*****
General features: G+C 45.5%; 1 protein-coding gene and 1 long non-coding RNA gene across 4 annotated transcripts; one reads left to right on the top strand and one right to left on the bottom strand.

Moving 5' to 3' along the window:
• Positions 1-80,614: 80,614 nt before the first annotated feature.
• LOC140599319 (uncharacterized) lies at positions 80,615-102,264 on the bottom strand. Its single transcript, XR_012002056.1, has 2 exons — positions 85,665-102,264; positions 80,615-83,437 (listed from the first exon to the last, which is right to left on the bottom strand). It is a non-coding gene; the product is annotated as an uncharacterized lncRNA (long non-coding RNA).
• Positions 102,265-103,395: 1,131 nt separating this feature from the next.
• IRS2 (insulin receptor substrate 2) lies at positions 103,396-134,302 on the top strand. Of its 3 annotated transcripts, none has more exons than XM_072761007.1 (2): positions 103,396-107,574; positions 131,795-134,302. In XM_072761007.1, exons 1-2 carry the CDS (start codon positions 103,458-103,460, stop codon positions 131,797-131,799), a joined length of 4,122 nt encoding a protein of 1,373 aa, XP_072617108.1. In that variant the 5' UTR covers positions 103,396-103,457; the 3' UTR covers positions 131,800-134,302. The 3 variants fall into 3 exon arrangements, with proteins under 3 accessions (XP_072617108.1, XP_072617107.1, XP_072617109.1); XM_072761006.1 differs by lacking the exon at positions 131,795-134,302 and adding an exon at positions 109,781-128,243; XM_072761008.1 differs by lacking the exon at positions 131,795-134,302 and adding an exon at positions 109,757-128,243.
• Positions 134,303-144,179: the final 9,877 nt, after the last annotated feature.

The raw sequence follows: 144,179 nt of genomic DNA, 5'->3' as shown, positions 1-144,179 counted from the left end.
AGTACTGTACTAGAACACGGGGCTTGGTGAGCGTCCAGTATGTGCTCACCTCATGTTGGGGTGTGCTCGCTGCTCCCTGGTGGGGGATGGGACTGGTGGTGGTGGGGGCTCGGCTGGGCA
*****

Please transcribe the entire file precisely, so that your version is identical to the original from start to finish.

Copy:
General features: G+C 45.5%; 1 protein-coding gene and 1 long non-coding RNA gene across 4 annotated transcripts; one reads left to right on the top strand and one right to left on the bottom strand.

Moving 5' to 3' along the window:
• Positions 1-80,614: 80,614 nt before the first annotated feature.
• LOC140599319 (uncharacterized) lies at positions 80,615-102,264 on the bottom strand. Its single transcript, XR_012002056.1, has 2 exons — positions 85,665-102,264; positions 80,615-83,437 (listed from the first exon to the last, which is right to left on the bottom strand). It is a non-coding gene; the product is annotated as an uncharacterized lncRNA (long non-coding RNA).
• Positions 102,265-103,395: 1,131 nt separating this feature from the next.
• IRS2 (insulin receptor substrate 2) lies at positions 103,396-134,302 on the top strand. Of its 3 annotated transcripts, none has more exons than XM_072761007.1 (2): positions 103,396-107,574; positions 131,795-134,302. In XM_072761007.1, exons 1-2 carry the CDS (start codon positions 103,458-103,460, stop codon positions 131,797-131,799), a joined length of 4,122 nt encoding a protein of 1,373 aa, XP_072617108.1. In that variant the 5' UTR covers positions 103,396-103,457; the 3' UTR covers positions 131,800-134,302. The 3 variants fall into 3 exon arrangements, with proteins under 3 accessions (XP_072617108.1, XP_072617107.1, XP_072617109.1); XM_072761006.1 differs by lacking the exon at positions 131,795-134,302 and adding an exon at positions 109,781-128,243; XM_072761008.1 differs by lacking the exon at positions 131,795-134,302 and adding an exon at positions 109,757-128,243.
• Positions 134,303-144,179: the final 9,877 nt, after the last annotated feature.

The raw sequence follows: 144,179 nt of genomic DNA, 5'->3' as shown, positions 1-144,179 counted from the left end.
AGTACTGTACTAGAACACGGGGCTTGGTGAGCGTCCAGTATGTGCTCACCTCATGTTGGGGTGTGCTCGCTGCTCCCTGGTGGGGGATGGGACTGGTGGTGGTGGGGGCTCGGCTGGGCA